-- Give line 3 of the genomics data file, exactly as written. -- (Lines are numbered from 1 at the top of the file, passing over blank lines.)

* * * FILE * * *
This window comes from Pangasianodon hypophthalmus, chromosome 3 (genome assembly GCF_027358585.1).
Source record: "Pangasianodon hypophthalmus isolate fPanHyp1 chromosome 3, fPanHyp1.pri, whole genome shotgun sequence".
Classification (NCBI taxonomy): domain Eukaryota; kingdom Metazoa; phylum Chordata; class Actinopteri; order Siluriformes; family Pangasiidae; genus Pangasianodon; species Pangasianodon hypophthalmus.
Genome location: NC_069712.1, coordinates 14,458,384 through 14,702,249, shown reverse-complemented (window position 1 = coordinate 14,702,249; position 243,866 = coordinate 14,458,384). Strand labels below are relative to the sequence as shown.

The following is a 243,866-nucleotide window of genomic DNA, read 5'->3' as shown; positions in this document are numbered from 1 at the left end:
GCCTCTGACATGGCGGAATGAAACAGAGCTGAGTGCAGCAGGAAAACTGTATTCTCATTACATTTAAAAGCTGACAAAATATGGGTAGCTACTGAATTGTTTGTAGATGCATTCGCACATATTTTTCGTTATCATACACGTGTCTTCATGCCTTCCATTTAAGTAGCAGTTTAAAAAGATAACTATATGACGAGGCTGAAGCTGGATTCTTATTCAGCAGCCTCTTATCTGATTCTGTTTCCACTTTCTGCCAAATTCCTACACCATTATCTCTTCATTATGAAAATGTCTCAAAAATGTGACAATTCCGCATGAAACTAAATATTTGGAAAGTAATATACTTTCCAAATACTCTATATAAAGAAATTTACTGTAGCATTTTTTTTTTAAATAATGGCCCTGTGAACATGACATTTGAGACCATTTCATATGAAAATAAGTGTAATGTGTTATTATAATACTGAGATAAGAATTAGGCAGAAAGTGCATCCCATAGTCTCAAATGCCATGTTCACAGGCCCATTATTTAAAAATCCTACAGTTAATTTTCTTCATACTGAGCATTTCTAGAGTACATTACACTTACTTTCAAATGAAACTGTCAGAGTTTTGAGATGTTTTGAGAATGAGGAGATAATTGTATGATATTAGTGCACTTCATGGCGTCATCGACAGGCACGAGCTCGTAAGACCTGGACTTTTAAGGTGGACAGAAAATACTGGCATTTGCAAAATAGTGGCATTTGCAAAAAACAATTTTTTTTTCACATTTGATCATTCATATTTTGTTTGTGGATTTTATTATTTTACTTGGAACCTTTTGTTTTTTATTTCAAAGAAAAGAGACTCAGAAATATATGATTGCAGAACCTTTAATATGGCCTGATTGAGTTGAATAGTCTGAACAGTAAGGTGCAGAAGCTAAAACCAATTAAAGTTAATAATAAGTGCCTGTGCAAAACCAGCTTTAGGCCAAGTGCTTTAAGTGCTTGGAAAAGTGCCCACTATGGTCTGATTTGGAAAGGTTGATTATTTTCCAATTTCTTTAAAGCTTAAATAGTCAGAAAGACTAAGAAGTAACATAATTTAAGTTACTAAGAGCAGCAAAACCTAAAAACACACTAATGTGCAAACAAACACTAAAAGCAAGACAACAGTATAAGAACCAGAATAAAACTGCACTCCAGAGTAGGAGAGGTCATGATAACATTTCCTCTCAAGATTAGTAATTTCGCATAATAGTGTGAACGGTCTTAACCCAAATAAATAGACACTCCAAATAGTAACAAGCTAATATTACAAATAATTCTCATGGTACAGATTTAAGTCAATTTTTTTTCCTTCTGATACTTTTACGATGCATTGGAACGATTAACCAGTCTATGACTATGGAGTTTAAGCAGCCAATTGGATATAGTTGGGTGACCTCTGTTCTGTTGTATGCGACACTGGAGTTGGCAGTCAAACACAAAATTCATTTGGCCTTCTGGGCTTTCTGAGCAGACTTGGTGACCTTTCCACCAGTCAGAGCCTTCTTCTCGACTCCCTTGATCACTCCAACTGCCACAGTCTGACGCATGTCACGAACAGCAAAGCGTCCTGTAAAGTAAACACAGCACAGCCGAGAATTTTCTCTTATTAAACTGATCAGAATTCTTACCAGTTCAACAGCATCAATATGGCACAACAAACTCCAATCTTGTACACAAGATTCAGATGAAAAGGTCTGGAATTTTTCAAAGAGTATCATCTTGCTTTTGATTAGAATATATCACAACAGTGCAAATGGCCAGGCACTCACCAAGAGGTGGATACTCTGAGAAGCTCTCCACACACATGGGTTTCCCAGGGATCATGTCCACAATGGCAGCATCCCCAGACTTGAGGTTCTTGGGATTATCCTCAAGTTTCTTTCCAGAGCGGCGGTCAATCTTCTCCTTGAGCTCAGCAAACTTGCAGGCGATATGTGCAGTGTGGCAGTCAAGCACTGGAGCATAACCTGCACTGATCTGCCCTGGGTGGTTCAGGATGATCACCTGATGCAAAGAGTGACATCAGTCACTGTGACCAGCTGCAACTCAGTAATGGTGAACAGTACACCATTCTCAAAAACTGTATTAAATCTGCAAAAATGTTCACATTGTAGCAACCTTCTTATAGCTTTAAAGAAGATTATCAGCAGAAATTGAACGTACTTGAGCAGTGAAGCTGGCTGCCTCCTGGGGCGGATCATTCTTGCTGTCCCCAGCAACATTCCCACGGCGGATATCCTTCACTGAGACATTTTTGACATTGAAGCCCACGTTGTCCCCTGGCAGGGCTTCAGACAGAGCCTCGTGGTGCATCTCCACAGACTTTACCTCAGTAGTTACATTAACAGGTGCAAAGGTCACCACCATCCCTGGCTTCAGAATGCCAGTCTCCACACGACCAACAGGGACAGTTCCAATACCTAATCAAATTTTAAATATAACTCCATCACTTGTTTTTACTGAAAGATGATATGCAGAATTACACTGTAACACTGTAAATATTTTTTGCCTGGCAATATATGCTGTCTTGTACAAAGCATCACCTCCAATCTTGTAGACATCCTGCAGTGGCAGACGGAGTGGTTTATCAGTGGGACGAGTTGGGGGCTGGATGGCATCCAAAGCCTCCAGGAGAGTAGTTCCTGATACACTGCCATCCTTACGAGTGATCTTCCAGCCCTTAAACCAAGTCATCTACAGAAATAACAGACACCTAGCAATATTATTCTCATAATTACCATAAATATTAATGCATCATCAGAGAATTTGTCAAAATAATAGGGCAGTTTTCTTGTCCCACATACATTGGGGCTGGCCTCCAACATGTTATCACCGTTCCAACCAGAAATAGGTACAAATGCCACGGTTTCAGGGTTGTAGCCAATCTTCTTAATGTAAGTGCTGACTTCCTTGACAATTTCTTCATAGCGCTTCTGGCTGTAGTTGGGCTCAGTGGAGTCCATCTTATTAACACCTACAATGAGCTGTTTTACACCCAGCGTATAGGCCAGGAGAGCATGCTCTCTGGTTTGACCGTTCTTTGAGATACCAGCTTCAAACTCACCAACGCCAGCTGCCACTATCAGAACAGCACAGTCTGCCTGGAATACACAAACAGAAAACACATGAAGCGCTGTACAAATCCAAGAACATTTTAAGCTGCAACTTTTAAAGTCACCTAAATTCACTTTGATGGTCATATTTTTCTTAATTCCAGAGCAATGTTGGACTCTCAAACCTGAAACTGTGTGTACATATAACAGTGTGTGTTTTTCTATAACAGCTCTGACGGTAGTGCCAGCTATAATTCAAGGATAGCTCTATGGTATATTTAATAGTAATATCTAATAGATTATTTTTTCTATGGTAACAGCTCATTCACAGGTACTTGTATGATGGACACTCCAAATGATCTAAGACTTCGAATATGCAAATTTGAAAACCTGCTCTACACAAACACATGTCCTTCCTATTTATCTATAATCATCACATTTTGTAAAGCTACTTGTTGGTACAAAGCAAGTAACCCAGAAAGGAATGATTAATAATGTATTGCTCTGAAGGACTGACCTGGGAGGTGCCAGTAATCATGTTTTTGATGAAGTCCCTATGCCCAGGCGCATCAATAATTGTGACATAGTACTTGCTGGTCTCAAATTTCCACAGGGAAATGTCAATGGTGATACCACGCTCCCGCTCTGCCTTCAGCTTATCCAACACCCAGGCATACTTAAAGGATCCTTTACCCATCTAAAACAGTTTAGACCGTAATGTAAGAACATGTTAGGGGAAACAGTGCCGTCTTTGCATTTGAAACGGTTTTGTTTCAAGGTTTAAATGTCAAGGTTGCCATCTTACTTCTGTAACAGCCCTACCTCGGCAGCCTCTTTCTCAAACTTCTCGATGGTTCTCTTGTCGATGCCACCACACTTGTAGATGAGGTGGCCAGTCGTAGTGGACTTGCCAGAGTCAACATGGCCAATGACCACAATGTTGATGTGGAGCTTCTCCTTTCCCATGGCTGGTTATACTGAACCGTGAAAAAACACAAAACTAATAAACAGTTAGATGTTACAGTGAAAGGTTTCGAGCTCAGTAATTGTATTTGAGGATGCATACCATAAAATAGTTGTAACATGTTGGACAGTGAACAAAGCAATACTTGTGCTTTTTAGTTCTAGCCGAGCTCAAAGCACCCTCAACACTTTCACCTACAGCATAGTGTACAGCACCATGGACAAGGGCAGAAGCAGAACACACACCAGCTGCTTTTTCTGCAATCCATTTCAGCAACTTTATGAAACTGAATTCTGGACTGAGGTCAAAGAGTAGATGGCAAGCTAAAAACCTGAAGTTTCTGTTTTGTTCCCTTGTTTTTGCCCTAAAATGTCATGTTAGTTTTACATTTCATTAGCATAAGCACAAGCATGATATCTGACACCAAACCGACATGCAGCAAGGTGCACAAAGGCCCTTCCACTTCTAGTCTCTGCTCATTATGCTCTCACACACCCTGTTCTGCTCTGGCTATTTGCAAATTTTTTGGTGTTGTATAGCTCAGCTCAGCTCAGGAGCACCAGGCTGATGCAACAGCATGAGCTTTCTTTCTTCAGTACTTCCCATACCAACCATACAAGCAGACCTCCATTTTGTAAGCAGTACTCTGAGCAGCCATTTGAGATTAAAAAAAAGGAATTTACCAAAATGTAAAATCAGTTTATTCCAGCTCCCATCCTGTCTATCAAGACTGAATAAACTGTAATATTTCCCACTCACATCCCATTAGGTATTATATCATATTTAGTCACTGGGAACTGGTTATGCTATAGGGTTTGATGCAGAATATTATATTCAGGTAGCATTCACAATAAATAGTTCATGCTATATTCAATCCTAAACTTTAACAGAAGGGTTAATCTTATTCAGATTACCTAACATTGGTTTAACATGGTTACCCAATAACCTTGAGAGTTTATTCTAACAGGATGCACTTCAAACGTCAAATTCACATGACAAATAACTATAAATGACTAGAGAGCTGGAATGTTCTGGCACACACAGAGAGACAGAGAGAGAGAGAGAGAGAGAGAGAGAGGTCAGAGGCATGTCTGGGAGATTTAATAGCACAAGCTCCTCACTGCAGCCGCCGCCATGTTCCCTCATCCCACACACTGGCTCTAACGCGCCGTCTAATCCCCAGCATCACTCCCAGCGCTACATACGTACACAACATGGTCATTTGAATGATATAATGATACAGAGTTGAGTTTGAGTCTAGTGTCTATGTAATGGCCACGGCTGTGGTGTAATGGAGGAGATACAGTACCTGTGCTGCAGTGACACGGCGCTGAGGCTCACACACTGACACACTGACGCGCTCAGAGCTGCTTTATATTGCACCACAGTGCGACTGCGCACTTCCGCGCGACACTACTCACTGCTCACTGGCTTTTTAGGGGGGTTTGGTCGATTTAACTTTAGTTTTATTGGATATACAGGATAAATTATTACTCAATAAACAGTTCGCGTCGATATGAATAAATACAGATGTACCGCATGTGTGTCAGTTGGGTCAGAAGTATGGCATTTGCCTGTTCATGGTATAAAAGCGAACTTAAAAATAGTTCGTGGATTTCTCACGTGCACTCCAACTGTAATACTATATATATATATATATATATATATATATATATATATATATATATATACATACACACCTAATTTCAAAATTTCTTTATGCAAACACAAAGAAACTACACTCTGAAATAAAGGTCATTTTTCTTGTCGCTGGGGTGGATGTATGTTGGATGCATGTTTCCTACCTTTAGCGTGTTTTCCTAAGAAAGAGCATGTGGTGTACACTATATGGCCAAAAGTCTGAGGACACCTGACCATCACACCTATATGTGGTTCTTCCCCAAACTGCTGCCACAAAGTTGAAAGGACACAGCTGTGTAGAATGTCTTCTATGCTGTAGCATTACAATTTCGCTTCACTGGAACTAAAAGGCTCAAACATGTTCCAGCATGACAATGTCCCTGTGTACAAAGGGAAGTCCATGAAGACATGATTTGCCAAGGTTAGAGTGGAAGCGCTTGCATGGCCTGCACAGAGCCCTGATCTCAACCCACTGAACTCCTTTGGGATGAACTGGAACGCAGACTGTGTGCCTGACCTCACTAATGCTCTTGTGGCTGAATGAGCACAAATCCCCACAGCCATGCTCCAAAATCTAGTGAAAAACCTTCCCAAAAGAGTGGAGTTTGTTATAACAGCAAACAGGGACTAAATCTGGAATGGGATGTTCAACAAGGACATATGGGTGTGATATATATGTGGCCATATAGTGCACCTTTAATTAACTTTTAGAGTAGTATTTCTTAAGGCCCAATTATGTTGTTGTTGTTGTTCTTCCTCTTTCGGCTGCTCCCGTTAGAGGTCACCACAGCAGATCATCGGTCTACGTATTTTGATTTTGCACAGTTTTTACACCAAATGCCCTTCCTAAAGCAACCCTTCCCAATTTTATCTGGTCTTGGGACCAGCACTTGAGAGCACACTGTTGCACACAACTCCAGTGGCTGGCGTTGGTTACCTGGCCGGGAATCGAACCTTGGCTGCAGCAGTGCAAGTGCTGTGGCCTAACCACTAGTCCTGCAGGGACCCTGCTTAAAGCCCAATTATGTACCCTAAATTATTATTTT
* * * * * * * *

Classification (NCBI taxonomy): domain Eukaryota; kingdom Metazoa; phylum Chordata; class Actinopteri; order Siluriformes; family Pangasiidae; genus Pangasianodon; species Pangasianodon hypophthalmus.